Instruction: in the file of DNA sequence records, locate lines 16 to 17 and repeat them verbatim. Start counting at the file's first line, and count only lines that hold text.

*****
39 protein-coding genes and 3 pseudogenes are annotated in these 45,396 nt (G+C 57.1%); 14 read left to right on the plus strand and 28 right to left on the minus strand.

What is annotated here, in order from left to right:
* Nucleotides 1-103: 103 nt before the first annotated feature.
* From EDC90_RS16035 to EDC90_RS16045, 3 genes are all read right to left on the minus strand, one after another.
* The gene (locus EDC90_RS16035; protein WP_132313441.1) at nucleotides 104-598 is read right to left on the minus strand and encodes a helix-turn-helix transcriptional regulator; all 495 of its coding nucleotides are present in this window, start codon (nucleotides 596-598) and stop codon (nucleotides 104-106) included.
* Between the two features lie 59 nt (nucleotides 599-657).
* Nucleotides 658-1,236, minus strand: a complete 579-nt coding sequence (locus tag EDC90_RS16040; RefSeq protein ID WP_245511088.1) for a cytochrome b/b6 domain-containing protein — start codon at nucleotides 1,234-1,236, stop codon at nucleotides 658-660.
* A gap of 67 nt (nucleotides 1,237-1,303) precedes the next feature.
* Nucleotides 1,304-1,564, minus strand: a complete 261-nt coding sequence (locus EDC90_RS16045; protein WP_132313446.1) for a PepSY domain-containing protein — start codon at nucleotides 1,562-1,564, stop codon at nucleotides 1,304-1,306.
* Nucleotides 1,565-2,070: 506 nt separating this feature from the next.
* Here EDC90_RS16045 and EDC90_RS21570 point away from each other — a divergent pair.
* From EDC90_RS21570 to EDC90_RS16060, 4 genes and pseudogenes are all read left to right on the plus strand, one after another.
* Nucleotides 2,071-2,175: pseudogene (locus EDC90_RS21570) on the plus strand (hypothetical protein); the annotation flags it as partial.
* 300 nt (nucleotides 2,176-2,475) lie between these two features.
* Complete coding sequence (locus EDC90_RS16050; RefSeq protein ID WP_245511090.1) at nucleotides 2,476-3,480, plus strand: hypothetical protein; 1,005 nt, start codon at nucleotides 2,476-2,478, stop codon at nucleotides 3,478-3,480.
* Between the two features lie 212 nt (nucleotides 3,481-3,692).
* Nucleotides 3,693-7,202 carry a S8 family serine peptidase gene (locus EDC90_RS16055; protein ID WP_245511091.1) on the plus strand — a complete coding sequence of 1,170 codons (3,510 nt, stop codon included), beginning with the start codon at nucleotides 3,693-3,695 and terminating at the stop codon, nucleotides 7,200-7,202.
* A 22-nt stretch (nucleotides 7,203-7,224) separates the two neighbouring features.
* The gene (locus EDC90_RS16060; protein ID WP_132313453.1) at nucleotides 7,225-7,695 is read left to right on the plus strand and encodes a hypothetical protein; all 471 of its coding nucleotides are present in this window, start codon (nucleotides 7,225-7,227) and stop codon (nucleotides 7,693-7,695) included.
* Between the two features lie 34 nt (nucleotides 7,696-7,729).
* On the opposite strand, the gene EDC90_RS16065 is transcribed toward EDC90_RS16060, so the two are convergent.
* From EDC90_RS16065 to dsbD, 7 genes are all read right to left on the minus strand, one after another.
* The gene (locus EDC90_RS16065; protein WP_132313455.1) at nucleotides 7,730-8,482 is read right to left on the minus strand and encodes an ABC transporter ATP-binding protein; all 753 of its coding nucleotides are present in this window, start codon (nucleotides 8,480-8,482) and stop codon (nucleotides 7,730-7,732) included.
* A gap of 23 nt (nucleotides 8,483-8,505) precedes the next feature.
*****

* Between the two features lie 212 nt (nucleotides 3,481-3,692).
* Nucleotides 3,693-7,202 carry a S8 family serine peptidase gene (locus EDC90_RS16055; protein ID WP_245511091.1) on the plus strand — a complete coding sequence of 1,170 codons (3,510 nt, stop codon included), beginning with the start codon at nucleotides 3,693-3,695 and terminating at the stop codon, nucleotides 7,200-7,202.